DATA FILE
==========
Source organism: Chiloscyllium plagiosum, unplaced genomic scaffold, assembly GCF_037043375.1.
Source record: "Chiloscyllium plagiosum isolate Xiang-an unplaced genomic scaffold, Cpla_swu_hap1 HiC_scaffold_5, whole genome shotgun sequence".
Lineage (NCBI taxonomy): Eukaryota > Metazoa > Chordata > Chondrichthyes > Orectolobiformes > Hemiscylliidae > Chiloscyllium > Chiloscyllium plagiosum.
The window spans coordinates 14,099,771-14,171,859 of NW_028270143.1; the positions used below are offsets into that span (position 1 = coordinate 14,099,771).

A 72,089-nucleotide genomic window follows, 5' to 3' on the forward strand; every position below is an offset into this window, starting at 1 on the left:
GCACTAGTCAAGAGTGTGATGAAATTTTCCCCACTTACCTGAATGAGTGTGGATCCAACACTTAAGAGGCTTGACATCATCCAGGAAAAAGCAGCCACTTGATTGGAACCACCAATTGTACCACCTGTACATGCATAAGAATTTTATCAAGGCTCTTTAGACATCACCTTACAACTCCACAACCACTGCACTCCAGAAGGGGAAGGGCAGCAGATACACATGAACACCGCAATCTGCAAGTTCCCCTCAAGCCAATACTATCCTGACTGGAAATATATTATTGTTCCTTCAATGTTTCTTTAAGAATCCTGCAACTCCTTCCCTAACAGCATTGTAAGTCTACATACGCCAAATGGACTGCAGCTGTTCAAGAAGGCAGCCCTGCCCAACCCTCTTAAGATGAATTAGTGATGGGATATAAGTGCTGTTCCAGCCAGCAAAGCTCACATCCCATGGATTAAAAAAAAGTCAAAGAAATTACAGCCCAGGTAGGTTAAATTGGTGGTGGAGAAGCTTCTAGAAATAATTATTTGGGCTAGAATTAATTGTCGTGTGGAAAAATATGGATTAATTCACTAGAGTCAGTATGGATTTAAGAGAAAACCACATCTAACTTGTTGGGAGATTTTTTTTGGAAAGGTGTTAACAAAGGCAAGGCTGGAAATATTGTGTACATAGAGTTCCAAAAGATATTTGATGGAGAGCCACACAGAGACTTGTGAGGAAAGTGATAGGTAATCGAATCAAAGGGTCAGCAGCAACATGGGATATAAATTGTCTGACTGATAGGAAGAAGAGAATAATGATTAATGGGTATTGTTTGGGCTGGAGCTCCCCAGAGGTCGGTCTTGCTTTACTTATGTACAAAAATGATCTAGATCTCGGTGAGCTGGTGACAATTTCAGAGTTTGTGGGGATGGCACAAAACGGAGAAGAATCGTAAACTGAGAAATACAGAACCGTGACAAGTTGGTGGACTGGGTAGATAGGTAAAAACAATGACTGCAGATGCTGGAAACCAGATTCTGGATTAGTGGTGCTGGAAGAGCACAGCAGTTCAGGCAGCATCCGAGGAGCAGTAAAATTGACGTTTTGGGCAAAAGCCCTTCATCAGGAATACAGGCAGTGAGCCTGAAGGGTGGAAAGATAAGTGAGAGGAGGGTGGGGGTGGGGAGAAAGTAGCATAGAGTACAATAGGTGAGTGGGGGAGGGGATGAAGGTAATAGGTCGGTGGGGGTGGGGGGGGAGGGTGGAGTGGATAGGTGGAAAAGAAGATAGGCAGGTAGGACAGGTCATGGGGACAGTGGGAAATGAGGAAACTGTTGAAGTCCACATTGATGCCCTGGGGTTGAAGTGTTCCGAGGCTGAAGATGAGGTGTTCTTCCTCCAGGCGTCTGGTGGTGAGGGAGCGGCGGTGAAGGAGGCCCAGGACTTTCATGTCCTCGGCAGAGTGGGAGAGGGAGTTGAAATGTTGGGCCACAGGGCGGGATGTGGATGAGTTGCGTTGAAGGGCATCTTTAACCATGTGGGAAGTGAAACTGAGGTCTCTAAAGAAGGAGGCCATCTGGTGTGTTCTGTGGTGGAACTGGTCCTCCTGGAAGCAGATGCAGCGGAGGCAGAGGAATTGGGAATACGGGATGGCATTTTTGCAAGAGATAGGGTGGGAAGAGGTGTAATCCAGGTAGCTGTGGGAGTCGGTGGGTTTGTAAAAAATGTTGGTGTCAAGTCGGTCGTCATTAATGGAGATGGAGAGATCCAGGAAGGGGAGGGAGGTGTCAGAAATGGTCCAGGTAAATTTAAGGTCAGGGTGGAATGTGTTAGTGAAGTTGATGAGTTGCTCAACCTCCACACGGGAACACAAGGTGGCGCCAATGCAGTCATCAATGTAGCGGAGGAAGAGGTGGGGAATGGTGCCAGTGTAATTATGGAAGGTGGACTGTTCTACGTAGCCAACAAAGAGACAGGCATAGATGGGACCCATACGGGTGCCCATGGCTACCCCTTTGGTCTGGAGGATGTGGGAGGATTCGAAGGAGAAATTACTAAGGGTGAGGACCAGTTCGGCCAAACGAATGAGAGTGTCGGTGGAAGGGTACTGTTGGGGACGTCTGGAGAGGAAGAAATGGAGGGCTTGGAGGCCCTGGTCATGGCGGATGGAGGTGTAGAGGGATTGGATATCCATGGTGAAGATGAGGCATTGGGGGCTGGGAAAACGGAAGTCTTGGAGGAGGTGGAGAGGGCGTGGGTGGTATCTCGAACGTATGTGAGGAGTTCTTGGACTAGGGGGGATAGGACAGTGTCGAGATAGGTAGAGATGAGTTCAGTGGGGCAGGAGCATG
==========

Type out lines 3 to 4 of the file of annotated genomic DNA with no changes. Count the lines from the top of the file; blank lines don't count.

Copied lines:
Lineage (NCBI taxonomy): Eukaryota > Metazoa > Chordata > Chondrichthyes > Orectolobiformes > Hemiscylliidae > Chiloscyllium > Chiloscyllium plagiosum.
The window spans coordinates 14,099,771-14,171,859 of NW_028270143.1; the positions used below are offsets into that span (position 1 = coordinate 14,099,771).